Abstract/Summary The life and work of the Alsatian hermeticist and Egyptosophist, René-Adolphe Schwaller de Lubicz (1887-1961) attests to the continued presence of a distinctly nondual current of alchemical precept and practice in which material transmutation and spiritual transmutation are not separate nor merely coincidental endeavours but two indispensably linked sides of the same coin. The link, for Schwaller, was perceived as a juncture of meta-physical and proto-physical forces, a process conceived in terms of an alchemical “salt” (a neutralisation reaction between an “acid” and a “base”). This thesis demonstrates that Lubiczian alchemy, by centring on the esoteric formation of all “bodies”, to include the hidden “nucleus” of continuity between metallurgical, biological and spiritual corporeality, speaks directly to the perception of alchemy as a nondual, operative-spiritual process. Before examining Schwaller’s work proper, part one of this thesis deals with methodological and historiographical considerations at some length. I begin by detailing the “hermetic problem of salt” through cultural-historical, mythographical, chemical and alchemical lenses in order to introduce the phenomenon of salt as an “abstract concretion” resulting from polarised opposites (acid and base, fire and water, sun and sea, sulphur and mercury, etc.) The juncture of opposing principles perceived in the “hermetic problem” of salt anticipates the methodological discussion, which examines the dichotomy between history and phenomenology, along with the materialist and metaphysical sympathies of these methodologies. Form mirroring content, the method employed in this thesis seeks to establish a “neutralisation reaction” between such extremes, encompassing both empirical-historical and eidetic-phenomenological approaches. The guiding model for this synthesis is the Heraclitean palintonos harmoniē (counter-stretched harmony), in which inherently opposed tensions are viewed as integral rather than antithetical to the deeper vitality of the whole. Following from this, the broader argument of this thesis is based upon the perception that the modern academic caricature of alchemy as either operative (reducible to chemical explanations) or spiritual (reducible to psychological explanations) is in many respects a false dichotomy. In support of a more integrative premise, detailed examples are adduced from both eastern and western branches of alchemy (i) to argue for the revision of rigidly dualistic biases within the historiography of alchemy and (ii) to lend support to the adoption of a more nuanced critical apparatus that is able to come to terms with nondualistic currents within the plurality of alchemies. Upon these premises, the life and work of Schwaller de Lubicz is turned to as a modern exemplar of this nondual current in alchemy. Part two of this thesis focuses on Schwaller de Lubicz’s life and work, his colour theory, and his alchemy. Through a detailed bio-bibliographical survey, the keys to Schwaller’s intellectual development are presented and situated within their relevant contexts. I examine his artistic, Theosophical, socio-political, initiatic, alchemical and Egyptological milieus. As a student of Matisse, Schwaller had a life-long interest in colour and light. For this reason, the colour phenomenon is presented as a guiding thread for the dynamics of Lubiczian alchemy in general and the “manipulation of salt” in particular. The colour theory is examined with reference to Newton’s Opticks, Goethe’s Farbenlehre and ultimately to the operative work on stained glass that Schwaller undertook with Jean-Julien Champagne (alias Fulcanelli). The work on colour, metals and stained glass is for Schwaller a propadeutic for understanding the process by which spirit (light, colour) transforms the bodies in which it is incarnated (matter, substance). Ultimately, the “hermetic problem of salt” is seen to centre directly upon the mineral register of an entity’s consciousness (palingenetic memory); because this imperishable register of consciousness is also the determiner of an entity’s form, salt is consequently regarded as the mechanism of evolution, resurrection and palingenesis. The deeper dynamics of Lubiczian alchemy thus concerns the role of this “fixed nucleus” in the formation of bodies, from mineral to human. In particular, I examine the principles of Schwaller’s metallurgical alchemy in order to understand how the “spirit of metals” acts as a fiery metallic seed (sulphur) that “coagulates” a nutritive substance (mercury) into a bodily form (salt). This understanding is applied to the stained-glass work. I then look at his meta-biological alchemy, in which it is not the genetic seed but the palingenetic mineral salt that forms the determining principle in the biological entity’s evolution. In essence, Schwaller’s “hermetic problem of salt” is understood as the fulcrum not only of individual immortality, but also of the qualitative mutations (leaps) between kingdoms and species. More specifically, the kingdoms of nature are seen to emerge alchemically through ‘qualitative exaltations’ induced by the divine seed-ferment (sulphur) upon the primordial materia (mercury) giving rise to a neutral centre of gravity: the saline magnetic nucleus or ‘styptic coagulating force’, the spiritual locus of physical form. In the final analysis, Schwaller’s alchemy is quintessentially nondual in the sense that it encompasses both operative and spiritual processes. These are not separate but deeply interrelated realities. Through the idea of salt, Schwaller offers a holarchical explanation for the continuities between mineralogical, biological and spiritual bodies, and thus a theory for the material mechanism by which consciousness transforms phenomenal form. To approach this kind of alchemy as exclusively chemical or psychological is thus completely inadequate and reinforces the necessity for a nondual critical apparatus.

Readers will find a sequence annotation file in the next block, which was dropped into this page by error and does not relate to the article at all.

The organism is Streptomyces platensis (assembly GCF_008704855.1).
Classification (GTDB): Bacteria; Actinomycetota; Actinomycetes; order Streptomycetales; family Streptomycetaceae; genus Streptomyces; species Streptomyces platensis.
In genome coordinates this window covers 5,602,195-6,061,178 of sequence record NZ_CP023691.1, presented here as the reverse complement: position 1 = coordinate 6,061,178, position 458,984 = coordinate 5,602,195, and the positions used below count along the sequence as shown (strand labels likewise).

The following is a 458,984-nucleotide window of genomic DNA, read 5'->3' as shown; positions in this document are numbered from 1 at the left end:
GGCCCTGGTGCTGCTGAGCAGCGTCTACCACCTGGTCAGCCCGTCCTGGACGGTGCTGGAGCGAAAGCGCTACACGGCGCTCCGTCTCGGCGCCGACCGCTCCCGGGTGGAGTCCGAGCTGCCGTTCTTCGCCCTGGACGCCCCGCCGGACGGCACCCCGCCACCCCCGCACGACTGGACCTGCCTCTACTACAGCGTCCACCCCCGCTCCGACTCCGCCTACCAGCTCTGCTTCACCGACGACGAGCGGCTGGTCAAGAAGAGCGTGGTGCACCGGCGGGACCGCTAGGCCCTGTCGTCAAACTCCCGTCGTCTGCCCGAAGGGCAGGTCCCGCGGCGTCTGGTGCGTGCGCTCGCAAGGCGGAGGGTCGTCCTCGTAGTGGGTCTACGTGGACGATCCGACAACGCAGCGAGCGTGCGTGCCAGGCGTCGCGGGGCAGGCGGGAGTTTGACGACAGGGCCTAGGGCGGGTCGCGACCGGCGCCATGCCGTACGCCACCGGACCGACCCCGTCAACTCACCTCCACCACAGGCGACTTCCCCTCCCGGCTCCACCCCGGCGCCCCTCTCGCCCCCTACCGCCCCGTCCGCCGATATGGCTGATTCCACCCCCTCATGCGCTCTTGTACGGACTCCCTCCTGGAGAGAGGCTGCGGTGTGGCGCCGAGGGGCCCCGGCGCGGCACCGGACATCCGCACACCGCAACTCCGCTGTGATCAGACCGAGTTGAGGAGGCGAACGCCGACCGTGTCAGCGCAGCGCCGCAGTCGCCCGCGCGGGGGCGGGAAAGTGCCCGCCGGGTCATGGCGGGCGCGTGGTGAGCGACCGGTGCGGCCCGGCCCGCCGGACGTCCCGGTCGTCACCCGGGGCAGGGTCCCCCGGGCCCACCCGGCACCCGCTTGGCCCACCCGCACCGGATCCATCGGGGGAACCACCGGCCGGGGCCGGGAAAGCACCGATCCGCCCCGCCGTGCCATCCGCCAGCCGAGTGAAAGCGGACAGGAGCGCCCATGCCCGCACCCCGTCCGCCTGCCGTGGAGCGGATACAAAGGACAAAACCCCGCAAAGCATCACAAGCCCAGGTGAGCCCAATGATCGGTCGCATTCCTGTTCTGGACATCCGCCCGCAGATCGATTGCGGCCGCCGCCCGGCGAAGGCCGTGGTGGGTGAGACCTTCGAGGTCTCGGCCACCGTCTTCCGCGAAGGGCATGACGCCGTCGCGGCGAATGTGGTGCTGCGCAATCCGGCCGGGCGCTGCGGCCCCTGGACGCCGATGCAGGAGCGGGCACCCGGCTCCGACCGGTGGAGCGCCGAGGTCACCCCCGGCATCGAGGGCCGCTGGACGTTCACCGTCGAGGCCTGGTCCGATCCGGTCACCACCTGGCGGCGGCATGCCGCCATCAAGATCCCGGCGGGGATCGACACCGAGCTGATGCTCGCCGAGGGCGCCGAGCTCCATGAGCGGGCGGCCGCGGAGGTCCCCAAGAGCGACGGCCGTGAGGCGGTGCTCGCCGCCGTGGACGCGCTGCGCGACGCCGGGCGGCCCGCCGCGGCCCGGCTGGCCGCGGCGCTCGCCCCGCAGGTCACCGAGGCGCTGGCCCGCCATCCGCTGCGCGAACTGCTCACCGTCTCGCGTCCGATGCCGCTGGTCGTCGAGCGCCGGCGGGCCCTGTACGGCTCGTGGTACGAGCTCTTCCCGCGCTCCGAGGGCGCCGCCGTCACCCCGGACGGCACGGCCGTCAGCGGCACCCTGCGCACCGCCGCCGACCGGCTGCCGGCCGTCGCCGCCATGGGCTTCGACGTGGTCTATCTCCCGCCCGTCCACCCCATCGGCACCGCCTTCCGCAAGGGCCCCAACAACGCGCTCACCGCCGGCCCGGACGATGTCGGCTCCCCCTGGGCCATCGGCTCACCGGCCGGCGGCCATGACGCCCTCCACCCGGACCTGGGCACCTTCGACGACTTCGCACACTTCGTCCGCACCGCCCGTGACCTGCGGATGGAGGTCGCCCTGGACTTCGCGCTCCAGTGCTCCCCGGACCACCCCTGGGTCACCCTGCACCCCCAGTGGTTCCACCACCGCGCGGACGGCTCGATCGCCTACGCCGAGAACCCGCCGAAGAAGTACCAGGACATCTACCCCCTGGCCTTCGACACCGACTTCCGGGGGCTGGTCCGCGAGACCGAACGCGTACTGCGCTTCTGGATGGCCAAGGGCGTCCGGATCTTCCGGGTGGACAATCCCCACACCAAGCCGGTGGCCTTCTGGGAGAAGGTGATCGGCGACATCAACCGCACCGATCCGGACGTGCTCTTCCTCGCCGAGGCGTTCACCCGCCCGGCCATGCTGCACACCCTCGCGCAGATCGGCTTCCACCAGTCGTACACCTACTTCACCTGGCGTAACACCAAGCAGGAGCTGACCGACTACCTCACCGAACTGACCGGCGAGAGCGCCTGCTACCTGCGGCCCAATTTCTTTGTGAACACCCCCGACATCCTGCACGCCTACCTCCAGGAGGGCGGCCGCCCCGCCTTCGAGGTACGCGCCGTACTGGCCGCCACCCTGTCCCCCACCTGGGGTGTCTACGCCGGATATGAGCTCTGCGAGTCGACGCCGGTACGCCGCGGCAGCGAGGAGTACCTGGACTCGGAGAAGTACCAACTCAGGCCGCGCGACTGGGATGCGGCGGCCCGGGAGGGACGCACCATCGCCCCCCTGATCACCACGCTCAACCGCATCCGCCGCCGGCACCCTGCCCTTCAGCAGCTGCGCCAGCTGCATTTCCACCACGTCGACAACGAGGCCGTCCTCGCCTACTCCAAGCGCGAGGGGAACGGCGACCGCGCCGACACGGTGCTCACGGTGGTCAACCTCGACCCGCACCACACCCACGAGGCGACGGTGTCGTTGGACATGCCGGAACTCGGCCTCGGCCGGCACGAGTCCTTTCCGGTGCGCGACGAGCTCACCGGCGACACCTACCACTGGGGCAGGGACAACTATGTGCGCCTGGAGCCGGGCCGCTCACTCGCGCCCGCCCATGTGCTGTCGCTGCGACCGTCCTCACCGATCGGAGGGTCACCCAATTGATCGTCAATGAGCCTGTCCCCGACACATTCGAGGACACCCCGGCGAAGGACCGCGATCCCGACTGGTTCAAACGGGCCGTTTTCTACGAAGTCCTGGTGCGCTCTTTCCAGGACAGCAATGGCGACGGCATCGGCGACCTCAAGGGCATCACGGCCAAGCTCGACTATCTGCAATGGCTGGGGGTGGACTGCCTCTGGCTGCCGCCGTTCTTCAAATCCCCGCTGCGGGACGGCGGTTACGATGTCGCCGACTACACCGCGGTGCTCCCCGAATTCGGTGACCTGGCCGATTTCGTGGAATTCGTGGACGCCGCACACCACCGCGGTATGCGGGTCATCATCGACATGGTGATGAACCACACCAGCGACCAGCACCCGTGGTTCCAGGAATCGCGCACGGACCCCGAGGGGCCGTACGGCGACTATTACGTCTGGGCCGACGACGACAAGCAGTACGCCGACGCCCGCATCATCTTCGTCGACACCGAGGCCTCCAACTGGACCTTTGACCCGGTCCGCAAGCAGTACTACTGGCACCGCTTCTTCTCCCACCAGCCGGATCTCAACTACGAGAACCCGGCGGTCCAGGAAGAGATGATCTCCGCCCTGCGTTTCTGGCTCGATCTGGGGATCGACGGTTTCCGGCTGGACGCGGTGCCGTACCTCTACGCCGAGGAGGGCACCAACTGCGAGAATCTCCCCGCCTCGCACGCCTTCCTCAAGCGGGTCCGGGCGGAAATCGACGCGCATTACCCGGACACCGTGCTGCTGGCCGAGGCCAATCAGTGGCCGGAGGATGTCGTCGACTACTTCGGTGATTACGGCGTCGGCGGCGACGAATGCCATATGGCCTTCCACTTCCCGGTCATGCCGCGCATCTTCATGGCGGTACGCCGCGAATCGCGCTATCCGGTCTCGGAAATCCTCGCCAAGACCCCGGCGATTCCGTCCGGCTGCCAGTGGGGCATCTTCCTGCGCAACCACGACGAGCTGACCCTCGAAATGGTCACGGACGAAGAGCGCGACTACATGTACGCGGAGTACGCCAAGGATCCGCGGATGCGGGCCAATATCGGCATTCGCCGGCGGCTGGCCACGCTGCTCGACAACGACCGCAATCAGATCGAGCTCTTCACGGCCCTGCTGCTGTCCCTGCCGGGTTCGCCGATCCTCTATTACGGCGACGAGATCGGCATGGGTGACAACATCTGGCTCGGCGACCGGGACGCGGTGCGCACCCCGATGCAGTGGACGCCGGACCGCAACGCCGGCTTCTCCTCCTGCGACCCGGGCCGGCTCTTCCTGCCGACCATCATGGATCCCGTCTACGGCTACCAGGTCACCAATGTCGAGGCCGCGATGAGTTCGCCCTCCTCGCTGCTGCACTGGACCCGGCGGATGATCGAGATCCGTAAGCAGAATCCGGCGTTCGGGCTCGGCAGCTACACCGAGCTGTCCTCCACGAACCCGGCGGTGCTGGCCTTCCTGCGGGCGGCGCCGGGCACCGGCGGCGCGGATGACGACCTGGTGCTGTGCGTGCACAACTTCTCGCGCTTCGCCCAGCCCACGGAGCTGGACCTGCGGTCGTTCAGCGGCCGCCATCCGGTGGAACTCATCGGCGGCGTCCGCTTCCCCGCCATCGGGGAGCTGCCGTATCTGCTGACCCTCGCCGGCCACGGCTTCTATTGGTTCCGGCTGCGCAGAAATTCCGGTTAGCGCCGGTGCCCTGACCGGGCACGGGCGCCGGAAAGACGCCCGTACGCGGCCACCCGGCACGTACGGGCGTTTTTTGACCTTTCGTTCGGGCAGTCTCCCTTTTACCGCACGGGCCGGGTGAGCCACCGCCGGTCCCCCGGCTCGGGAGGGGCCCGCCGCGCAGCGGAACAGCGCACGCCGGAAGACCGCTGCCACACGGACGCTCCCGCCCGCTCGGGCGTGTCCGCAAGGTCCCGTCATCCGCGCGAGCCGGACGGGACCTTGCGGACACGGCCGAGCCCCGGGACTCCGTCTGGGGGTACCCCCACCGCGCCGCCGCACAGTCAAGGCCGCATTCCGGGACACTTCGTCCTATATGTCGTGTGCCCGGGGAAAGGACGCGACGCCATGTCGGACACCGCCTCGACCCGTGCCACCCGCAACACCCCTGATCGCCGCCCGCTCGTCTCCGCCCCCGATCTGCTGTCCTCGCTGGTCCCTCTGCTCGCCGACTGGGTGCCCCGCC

Keyword rené schwaller de lubicz, alchemy, nondualism, salt, colour theory, ontological mutation.
Additional Notes 37, 50, 208, 224, 230, 277, 285, 298, 318, 322, 324, 325, 368, 476.

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Created: Wed, 07 Dec 2011, 15:32:50 EST by Mr Aaron Cheak on behalf of Library - Information Access Service